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  • Nåbo, Arne
    et al.
    Swedish National Road and Transport Research Institute, Traffic and road users, Driving Simulation and Visualization.
    Börjesson, Conny
    Rise Viktoria AB.
    Källgren, Laban
    Swedish National Road and Transport Research Institute, Traffic and road users, Driving Simulation and Visualization.
    Nyman, Joakim
    Rise Viktoria AB.
    Stave, Christina
    Swedish National Road and Transport Research Institute, Traffic and road users, Driver and vehicle.
    Laddsträcka i Lund: En studie av busslinje i körsimulator2018Report (Other academic)
    Abstract [en]

    By the year 2018, the Climate Act will come into force. By 2030, climate impact in the transport sector should have fallen by 70 percent compared with 2010 and by 2045 Sweden’s climate impact will be net zero. This means a fundamental transformation of the energy supply of vehicles in road transport. For buses in city traffic, electrification is favorable because electric buses are both exhaustfree and quiet, giving a lesser environmental impact in the street environment, and by that the possibility of creating attractive bus lines.

    To exemplify how a bus electrification can be done, a driving simulator study was conducted on a possible electric bus line in the city of Lund using an electric road system. The goal of electrification was to achieve a high user acceptance and to meet the targets for the future environment and energy use.

    With the help of various sources of information about electric buses, electric road systems and the urban environment of Lund, virtual models were created, which were then installed in the driving simulator.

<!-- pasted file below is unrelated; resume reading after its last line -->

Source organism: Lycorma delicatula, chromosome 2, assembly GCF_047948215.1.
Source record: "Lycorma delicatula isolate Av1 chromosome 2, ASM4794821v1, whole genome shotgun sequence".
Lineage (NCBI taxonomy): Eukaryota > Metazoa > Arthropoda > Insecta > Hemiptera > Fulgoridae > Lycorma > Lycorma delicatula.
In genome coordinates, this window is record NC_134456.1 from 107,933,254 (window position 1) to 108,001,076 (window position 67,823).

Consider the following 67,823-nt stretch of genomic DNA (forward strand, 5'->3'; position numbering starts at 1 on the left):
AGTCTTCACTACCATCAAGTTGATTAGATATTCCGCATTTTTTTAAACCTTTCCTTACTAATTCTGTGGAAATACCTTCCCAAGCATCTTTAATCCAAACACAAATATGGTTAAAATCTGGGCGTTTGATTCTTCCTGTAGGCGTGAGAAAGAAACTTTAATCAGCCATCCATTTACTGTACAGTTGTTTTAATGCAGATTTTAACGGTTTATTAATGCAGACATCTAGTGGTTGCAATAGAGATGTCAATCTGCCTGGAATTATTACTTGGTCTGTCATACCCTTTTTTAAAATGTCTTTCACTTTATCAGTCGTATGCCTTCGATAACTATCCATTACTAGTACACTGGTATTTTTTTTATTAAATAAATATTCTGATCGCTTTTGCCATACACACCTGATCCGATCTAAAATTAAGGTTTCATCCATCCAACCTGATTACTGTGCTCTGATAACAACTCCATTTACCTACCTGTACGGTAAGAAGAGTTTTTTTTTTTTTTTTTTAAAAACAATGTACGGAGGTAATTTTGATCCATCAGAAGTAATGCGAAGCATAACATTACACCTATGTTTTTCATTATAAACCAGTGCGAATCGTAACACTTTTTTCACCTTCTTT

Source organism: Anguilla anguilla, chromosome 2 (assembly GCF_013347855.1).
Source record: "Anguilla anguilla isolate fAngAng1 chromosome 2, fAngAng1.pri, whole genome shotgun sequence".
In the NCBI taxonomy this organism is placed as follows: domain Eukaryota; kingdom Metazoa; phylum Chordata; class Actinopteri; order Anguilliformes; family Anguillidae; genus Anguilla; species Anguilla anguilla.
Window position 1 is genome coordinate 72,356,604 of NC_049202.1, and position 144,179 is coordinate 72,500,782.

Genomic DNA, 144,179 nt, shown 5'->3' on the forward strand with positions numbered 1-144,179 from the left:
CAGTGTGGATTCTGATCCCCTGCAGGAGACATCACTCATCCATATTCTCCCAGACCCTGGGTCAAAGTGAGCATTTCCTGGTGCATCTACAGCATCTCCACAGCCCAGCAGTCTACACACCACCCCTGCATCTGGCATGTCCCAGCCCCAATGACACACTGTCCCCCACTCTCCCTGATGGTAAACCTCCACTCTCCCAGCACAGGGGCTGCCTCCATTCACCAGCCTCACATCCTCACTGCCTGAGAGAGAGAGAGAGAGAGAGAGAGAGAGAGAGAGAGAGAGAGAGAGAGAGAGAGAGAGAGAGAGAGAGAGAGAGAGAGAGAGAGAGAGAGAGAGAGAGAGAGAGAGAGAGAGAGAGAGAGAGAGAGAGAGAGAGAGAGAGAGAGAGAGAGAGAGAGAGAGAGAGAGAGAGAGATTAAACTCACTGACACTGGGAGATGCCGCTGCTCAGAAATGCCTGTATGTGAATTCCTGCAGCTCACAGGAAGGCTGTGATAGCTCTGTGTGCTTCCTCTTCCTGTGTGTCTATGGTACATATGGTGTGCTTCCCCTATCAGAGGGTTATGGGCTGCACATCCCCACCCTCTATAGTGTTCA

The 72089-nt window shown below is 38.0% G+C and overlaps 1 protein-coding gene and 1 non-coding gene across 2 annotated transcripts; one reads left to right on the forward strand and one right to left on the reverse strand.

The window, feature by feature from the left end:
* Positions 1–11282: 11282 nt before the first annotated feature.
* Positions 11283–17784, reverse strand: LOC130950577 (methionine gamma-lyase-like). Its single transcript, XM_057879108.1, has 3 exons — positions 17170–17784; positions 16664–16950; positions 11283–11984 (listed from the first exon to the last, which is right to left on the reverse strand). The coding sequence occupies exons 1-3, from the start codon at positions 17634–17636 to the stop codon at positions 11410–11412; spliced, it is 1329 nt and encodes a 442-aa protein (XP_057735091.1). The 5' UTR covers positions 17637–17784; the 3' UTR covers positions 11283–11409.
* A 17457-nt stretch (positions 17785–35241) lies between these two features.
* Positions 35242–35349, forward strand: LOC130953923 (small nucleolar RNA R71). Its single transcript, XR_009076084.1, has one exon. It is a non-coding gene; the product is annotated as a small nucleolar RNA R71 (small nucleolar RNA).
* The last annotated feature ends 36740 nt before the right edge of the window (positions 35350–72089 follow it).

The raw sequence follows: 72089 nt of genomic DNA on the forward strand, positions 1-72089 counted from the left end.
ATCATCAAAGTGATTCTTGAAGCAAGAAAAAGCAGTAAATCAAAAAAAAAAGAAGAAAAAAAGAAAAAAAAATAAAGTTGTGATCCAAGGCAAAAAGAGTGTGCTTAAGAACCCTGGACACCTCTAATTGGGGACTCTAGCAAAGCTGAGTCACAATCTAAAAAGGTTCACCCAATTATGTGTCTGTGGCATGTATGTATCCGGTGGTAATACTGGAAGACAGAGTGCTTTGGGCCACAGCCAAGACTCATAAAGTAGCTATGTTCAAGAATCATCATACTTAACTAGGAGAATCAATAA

To evaluate whether the bus and electrification complied with the user acceptance requirements, bus drivers participated in a test in a dynamic driving simulator, SIM II at VTI in Linköping. The results showed that the drivers had no major difficulties in driving the bus so that the electrification worked. Unfortunately, some of the drivers suffered from sickness while driving (“simulator sickness”) and had to stop driving.

    An evaluation of the driving simulator used as a tool for public relation purposes was made by providing an information sheet and demonstrating the electrification to employees in Lund municipality by using a small, moveable driving simulator. Interviews about electric buses and electrification were made before and after the demonstration to see effects on the opinion and understanding of electric buses and electric road systems. The results showed that the simulator drive gave added value in addition to the information sheet only, 2/3 of the participants answered that their understanding was increased by the simulator drive and 1/3 answered that it was not changed. The attitude to the electric bus and the electric road system did not change. Most people considered that the simulator could be a helpful tool in decision making.

    An analysis of the energy consumption of the bus showed that the battery level was lower at the end of the test drive than in the beginning, i.e. the battery level dropped. This would not have been the case if the electrification had been made more advantageously, and thus would not need to be a limiting factor in future implementation.

    In addition, the studied electric road system was compared with some other power supply options such as charging at bus depot and at bus end stop. The pros and cons of these alternatives were discussed based on economic and bus operational perspectives.

  • Hedegaard Sørensen, Claus
    et al.
    Swedish National Road and Transport Research Institute, Society, environment and transport, Mobility, actors and planning processes.
    Pettersson, Fredrik
    Lunds tekniska högskola.
    Vad avgör om kommuner investerar i bussframkomlighetsåtgärder?: Fallstudier av Stockholm, Karlstad och Köpenhamn2018Report (Other academic)
    Abstract [en]